On Friday, President Trump issued an executive order temporarily suspended immigration
from five of the world's 40 majority Muslim nations. Immigration from Iraq, Iran, Libya, Somalia, Sudan and Yemen was suspended for 90 days. The country's refugee resettlement program was halted for 120 days and
Syrian refugees were banned from the U.S. indefinitely. The executive order also applied to green card holders and individuals
who were already approved to enter the country. This led to confusion as
travelers who were in transit to the U.S. were detained in airports over
the weekend. Some of those who were detained at US airports included interpreters who worked with the U.S. military in Iraq and whose lives may be in danger in there own country. Five states have taken legal action against the Executive order.
Press Release, WASHINGTON, Jan. 29, 2017 - U.S. Sen. Lamar Alexander (R-Tenn.) today released the following statement on the president’s executive order regarding refugees and immigrants:
"This vetting proposal itself needed more vetting. More scrutiny of those traveling from war-torn countries to the United States is wise. But this broad and confusing order seems to ban legal, permanent residents with ‘green cards,’ and might turn away Iraqis, for example, who were translators and helped save lives of American troops and who could be killed if they stay in Iraq. And while not explicitly a religious test, it comes close to one which is inconsistent with our American character.”
Washington Examiner - Sen. Bob Corker, the chairman of the Senate Foreign Relations committee, said Sunday President Trump's executive order temporarily banning refugees and immigration should be "immediately" revised.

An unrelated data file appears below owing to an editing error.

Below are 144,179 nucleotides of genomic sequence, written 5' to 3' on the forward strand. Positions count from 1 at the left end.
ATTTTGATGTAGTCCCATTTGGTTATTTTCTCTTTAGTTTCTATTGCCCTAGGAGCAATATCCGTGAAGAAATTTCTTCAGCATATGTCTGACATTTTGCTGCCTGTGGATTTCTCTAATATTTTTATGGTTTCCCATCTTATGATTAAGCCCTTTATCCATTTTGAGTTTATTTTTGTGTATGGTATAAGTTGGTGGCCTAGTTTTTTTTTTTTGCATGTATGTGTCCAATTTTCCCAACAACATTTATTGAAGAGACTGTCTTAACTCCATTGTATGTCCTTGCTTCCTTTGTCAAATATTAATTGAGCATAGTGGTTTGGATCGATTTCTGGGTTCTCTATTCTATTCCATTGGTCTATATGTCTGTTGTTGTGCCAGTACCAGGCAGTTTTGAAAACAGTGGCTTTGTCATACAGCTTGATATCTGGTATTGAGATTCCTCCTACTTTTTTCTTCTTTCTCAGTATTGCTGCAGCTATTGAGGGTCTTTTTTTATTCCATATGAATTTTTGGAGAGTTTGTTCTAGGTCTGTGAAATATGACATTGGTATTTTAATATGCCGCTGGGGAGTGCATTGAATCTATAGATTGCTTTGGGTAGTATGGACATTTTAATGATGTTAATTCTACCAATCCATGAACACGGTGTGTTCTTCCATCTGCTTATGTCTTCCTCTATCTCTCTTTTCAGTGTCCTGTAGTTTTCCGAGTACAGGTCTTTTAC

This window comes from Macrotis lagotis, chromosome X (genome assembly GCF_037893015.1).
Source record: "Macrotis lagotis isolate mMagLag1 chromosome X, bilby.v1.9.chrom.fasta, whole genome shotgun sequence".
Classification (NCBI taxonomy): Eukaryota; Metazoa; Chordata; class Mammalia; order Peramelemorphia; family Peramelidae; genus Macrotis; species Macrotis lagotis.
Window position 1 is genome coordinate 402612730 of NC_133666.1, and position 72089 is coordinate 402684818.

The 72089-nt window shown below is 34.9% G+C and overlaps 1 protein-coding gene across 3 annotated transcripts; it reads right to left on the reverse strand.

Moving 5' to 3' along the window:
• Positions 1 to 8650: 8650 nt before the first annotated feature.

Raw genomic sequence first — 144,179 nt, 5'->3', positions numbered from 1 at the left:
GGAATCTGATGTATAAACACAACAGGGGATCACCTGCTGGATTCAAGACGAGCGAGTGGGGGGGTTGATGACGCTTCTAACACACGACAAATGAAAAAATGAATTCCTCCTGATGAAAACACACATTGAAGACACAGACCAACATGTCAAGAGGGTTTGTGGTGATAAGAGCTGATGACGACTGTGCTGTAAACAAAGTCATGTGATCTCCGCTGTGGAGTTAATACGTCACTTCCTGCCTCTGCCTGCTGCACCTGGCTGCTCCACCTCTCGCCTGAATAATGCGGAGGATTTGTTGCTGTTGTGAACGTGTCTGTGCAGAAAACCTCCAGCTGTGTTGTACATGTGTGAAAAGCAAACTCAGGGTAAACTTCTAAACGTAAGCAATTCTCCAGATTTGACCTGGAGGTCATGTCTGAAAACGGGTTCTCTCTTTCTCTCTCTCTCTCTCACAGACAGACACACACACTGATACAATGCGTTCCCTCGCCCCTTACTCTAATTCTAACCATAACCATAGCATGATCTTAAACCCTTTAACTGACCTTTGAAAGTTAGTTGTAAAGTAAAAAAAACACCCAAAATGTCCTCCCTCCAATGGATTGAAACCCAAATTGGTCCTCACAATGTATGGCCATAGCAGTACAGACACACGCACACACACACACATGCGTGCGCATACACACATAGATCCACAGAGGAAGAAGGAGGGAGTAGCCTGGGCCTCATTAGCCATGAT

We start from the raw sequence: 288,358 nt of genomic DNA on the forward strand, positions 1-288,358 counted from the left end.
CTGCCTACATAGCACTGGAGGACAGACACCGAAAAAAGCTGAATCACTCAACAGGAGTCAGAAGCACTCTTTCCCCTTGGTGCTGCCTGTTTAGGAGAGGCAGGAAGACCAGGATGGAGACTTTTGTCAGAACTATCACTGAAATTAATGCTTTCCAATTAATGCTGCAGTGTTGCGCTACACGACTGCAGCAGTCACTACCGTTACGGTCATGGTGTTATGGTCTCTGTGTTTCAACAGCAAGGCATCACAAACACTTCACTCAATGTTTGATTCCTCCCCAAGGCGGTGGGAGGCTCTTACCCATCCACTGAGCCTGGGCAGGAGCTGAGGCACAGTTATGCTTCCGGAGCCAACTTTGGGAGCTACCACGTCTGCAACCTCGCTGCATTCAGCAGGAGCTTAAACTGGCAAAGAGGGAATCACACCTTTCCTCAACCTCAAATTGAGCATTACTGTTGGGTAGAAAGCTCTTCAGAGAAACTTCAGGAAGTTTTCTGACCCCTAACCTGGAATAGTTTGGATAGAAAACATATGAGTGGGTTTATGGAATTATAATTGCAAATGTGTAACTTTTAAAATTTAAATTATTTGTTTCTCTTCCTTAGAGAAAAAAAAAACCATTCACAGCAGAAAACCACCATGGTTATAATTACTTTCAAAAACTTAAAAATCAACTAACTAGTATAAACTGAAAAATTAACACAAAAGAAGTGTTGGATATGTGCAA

"We all share a desire to protect the American people, but this executive order has been poorly implemented, especially with respect to green card holders," the Republican, who was considered for secretary of state, said in a statement.
"The administration should immediately make appropriate revisions, and it is my hope that following a thorough review and implementation of security enhancements that many of these programs will be improved and reinstated," he said.(link)
My Comment: I essentially agree with the viewpoints expressed above. My greatest concern is that it went into effect requiring those already in transit with green cards to return to their home country. Some of these were interpreters who stood along side Americans on the battlefield. Returning them to their home country could get them killed.
This Executive Order is hardly a Muslim band, however. Some of the most Muslim of countries of the world are not on the list. This ban applies to only seven of the 40 Muslim majority countries in the world. Also, it is worth noting that this is not the first time the United States has done something similar. President Jimmy Carter banned immigrants from Iran in 1980.
None of the countries that were home to the 9|-11 hijackers are on the list. Saudi Arabia nor Pakistan are on the list. Why? It is worth noting that having this policy in place would not have prevented a single terrorist attack in America. Most American Jihadist were American citizens and most were American born and only recently radicalized. The wife of the San Bernadino couple could have been prevented from entry under this policy, except she was not from one of the seven countries listed; She was from Pakistan.
It must be difficult to vet refuges from a war torn country. It is not like you can interview their 8th grade school teacher or the neighbor next door. Records are scarce. Nevertheless, I do not think we should have an absolute ban on refugees from Muslim country. These wretched souls are the front line victims of radical Jihad. Since the risk from Muslim refugees has so far proven non-existent and since we should have compassion for victims of radical Islamic Jihad I do not support a permanent ban. Since we can;t take them all however, I think a priority should be given to Christians and Jews and to widowed women with minor children.
A temporary time-out may be appropriate to insure we are doing all we can to vet. As a policy, I think it would be better if most refugees were to stay in refugee camps near their home country for now, and then be resettled back to their home country when the wars end.